Thomas Dewey

Thomas Dewey

Thomas Dewey was born in Owosso, Michigan, on 24th March, 1902. After graduating from Columbia University in 1925 he practised law in New York.

In 1933 Dewey he was appointed as the attorney of the southern district of New York. Fiorello La Guardia, the new mayor of New York, instructed Dewey to investigate Dutch Schultz, a man he believed was behind a large amount of crime in the city. When Schultz heard the news, he began making plans to have Dewey assassinated. This worried other gang leaders as they knew that this would only increase La Guardia's determination to wipe out New York gangsterism. In October 1935, Louis Lepke Buchalter, one of New York's main gang leaders, paid to gangsters, Charlie Workman and Emmanuel Weiss to kill Schultz.

Over a four year period Dewey obtained 72 convictions out of 73 prosecutions of leading criminals. Elected district attorney of New York County in 1937, he became the Republican Party candidate for governor and won the post in 1942.

In office he earned a reputation for efficiency and honesty and in 1944 he was chosen as presidential candidate against Franklin D. Roosevelt. The election took place during the Second World War and Dewey had an impossible task against a popular wartime leader and was beaten by 25,602,505 to 12,006,278.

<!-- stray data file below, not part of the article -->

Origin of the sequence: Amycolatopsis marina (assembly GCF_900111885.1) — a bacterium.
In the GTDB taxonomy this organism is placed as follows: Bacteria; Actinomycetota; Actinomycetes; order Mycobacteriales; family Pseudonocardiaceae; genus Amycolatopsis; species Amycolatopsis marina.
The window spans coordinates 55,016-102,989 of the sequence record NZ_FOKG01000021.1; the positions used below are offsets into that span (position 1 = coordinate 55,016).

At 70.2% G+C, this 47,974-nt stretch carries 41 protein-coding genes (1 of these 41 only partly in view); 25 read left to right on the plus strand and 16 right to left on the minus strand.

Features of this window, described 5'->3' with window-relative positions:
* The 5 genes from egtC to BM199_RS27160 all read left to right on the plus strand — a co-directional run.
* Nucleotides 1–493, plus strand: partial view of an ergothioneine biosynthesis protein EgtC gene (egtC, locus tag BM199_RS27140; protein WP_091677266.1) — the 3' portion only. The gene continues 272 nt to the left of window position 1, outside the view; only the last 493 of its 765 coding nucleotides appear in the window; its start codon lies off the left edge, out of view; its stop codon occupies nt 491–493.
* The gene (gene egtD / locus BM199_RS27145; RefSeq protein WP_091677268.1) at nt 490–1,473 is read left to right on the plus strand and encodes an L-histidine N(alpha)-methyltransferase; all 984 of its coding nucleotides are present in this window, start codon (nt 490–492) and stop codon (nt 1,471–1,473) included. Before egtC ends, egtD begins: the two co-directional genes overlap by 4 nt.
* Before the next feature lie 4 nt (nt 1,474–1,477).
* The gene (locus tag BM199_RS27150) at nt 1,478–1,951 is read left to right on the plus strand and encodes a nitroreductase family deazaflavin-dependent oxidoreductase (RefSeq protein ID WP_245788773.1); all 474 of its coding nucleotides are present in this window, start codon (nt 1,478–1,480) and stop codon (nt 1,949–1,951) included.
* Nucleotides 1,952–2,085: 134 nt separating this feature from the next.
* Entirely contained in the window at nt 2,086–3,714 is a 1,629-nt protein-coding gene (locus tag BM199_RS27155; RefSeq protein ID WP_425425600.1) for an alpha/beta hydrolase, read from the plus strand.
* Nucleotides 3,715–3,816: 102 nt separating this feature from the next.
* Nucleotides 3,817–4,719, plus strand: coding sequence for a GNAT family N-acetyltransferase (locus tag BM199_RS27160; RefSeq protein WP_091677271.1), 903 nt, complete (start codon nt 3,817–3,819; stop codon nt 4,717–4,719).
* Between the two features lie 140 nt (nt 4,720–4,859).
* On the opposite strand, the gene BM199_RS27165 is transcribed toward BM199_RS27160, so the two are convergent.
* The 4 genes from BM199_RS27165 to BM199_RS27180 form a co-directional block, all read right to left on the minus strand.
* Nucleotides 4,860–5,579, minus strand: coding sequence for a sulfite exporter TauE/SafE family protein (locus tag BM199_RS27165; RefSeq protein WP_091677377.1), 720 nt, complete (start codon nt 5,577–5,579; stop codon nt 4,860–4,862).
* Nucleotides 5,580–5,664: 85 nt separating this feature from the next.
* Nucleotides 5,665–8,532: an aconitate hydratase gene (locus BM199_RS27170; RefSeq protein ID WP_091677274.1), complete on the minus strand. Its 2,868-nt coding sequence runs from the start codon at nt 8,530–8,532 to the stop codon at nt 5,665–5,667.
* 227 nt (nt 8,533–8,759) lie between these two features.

In 1948 Dewey was once again the Republican Party parliamentary candidate and was expected to defeat the Democratic Party candidate, Harry Truman. The situation was confused by the decision of Henry Wallace to stand for the Progressive Party. Dewey played safe and waged a non-committal campaign designed to avoid offending any segment of the electorate. This was probably a mistake and Truman won by 24,105,812 to 21,970,065.

Dewey did not stand in 1952 and instead helped Dwight Eisenhower to win the Republican Party nomination and then the presidential election. At the end of his third term as governor of New York in 1955, Dewey retired from politics and returned to his law practice. Thomas Dewey died on 16th March, 1971.

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